Since Design Thinking is a methodology growing in popularity and being taught at leading universities around the world, I thought it would be a worthwhile topic to explore. Just what is this design thinking and how does it compare to other mythologies, such as Agile?
Way back in 2014, I offered some ideas for when there was a need to conduct a performance assessment of a TM1 model with limited time or budget. This scenario often still arises, even though TM1 has evolved into IBM Planning Analytics, so I thought it might be interesting to revisit some of my original recommendations to see if they may still be helpful.
IBM returned to Miami this year with a renamed and somewhat-rebranded version of the conference formerly known as IBM Analytics University. The concept of this new IBM Data and AI Forum was structured around IBM’s “AI ladder” and the rungs of that conceptual ladder: Modernize, Collect, Organize, Analyze and Infuse. It should come as no surprise that “AI” was, thus, more prevalent as a topic of discussion.
The ASC 606 revenue recognition rules took effect for most public companies in December 2017. This Accounting Standards Update explains how and when your organization would recognize revenue from contracts with your customers. The guideline helps improve the comparability of revenue recognition practices, provide more useful information to financial statement users, and simplify the preparation of financial statements, for example. While many companies have gone through the trouble to restate actuals to follow the new ASC 606 standards, some are not yet ready to forecast and plan revenue on the same basis. They still need to update their budgeting and forecasting processes to align with the new standards. Here are FIVE STEPS to follow to update your planning processes and model to conform to the ASC 606 standards.
The field of analytics has exploded over the decade as data itself has exploded. From the phone in your pocket to “smart” toilet paper holders which analyze your “technique” and automatically reorder paper when you’re out (I bet you think I’m joking…I’m not), data and analytics inundate our lives. Harnessing the meaningful stuff and letting go of the rest is more difficult and yet more important than ever. Hmm, just re-read that last sentence and that’s a great life lesson, not just a declaration about analytics, isn’t it!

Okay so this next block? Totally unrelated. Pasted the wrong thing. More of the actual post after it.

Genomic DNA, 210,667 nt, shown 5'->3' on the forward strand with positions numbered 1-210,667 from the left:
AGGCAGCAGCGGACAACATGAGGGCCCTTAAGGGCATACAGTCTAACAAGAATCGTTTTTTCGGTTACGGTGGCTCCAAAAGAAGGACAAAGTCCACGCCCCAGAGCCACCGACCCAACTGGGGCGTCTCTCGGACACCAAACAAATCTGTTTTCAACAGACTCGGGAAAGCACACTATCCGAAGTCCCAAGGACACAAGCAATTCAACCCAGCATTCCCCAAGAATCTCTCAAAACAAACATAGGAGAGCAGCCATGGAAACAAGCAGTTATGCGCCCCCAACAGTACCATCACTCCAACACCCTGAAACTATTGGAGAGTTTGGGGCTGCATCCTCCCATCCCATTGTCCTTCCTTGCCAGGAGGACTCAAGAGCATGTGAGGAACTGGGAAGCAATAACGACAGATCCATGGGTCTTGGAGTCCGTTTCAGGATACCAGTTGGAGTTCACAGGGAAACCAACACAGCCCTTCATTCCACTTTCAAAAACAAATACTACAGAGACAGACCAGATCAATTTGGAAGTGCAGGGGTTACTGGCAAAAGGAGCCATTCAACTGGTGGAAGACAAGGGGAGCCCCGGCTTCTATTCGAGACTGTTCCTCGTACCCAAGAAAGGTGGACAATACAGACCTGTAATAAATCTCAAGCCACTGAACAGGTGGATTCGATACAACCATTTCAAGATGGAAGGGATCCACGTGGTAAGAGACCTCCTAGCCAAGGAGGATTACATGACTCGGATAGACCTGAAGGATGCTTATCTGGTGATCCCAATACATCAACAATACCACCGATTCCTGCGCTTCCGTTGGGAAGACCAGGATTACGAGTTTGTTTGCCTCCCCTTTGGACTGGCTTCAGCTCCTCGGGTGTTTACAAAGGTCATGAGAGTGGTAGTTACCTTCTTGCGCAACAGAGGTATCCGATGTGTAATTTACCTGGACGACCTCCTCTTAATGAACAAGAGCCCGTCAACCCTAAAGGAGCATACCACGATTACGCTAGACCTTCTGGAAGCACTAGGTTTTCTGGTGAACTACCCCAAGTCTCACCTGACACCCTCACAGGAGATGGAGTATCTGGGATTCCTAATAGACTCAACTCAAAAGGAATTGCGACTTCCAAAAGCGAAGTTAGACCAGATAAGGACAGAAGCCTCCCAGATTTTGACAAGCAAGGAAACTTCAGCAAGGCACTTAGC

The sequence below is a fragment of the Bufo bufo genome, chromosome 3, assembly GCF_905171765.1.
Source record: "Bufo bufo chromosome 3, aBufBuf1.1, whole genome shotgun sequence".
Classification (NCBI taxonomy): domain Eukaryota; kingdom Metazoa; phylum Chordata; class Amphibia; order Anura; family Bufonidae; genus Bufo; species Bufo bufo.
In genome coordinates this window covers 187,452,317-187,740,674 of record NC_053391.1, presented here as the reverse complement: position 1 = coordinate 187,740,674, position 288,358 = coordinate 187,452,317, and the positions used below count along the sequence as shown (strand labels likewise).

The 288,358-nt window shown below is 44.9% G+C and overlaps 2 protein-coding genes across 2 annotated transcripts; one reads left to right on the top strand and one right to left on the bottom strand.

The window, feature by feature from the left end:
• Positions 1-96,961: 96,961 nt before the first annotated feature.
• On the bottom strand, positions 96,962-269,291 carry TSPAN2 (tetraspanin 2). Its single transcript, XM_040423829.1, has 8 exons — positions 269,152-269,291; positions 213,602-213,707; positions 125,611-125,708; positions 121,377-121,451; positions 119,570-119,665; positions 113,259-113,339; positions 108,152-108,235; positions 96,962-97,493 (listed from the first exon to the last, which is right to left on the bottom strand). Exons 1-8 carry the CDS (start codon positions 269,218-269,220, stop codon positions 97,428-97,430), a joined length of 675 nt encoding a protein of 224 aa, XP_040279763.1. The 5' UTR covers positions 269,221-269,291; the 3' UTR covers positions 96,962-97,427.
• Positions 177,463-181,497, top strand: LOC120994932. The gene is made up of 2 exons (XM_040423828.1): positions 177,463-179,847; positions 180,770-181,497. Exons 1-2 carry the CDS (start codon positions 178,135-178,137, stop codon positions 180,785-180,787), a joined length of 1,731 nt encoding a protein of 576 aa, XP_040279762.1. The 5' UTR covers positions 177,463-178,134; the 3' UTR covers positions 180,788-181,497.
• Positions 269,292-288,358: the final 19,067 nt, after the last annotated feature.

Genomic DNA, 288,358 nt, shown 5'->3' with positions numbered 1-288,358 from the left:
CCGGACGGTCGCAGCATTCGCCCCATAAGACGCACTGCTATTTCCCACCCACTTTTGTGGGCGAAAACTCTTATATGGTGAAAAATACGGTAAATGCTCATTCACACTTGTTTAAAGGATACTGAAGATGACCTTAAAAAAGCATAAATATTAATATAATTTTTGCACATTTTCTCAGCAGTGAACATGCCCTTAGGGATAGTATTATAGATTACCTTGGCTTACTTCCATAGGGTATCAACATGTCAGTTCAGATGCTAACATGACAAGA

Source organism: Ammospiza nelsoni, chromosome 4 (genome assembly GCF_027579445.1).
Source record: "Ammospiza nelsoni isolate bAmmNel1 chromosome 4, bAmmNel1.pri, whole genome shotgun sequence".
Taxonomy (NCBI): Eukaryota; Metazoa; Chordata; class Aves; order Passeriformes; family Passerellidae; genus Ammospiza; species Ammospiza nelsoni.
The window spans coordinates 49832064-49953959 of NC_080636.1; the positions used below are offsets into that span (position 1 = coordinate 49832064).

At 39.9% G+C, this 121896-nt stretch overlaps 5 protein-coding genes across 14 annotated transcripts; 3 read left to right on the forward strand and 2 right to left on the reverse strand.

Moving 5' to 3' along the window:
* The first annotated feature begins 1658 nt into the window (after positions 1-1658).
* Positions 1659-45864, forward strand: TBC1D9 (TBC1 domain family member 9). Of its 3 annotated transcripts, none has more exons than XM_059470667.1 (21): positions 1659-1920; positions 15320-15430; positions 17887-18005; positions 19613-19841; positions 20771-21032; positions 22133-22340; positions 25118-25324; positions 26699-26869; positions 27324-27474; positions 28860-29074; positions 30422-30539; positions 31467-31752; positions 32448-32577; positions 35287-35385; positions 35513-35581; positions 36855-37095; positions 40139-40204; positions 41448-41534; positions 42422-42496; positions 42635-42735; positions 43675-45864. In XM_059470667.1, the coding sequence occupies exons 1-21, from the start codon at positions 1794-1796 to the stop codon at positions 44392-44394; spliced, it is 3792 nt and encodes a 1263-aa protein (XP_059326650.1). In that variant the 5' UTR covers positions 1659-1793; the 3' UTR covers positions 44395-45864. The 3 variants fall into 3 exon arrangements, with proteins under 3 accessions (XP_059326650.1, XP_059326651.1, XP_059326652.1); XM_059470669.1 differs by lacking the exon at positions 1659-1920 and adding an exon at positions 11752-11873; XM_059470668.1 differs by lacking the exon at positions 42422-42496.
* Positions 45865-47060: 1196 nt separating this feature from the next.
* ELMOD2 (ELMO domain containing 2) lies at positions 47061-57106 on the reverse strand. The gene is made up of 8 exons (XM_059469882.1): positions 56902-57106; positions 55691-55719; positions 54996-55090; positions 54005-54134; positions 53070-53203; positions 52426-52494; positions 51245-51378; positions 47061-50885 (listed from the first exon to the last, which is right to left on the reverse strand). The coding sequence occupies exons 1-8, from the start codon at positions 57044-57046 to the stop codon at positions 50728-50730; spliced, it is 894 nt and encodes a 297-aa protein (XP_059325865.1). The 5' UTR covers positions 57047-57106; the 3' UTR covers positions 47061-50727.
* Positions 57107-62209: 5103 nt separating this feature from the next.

Can we level the playing field and admit off the top that everybody, or more appropriately, every organization plans? This has been a mantra of my colleague A.G. Tan for as long as I’ve had the pleasure of working with her, and it’s no less true today than it was 4 1/2 years ago when I heard it for the first time, and no less true spanning the decades of collective experience at QueBIT Consulting. And while some planning is simple (e.g. single GL, single chart of accounts, single data source) and some complex (e.g. multiple companies, consolidations, multiple GLs/charts of accounts, multiple data sources, etc.) at the end of the day, much of the work is the same, it’s a matter of approach and scale and having the right tools to support the plan.
IBM Planning Analytics (TM1) gives us the ability to quickly and effectively prototype a potential business solution demonstrating to stakeholders and others proposed functionalities and capabilities of a design rather than relying on only discussions and theory.
If you are a long time IBM Planning Analytics (TM1) administrator, you may have developed a fondness through the years for a utility called TM1TOP. TM1TOP would tell you what your TM1 Server was up to, which was especially useful if users called to complain that it was “slow” or “hanging”.
We at QueBIT think of Cognos Analytics as more than just a BI tool, but rather as a platform that contains BI tools. Between the introduction of the Exploration tool and visualization insights in the past year, Cognos Analytics has enabled users to explore, understand, model, visualize, and most importantly - share these findings securely with others. This means that the platform socializes data engineers, data architects, analytics professional, process experts, and consumers by keeping each party involved in the process of making actionable decisions with data.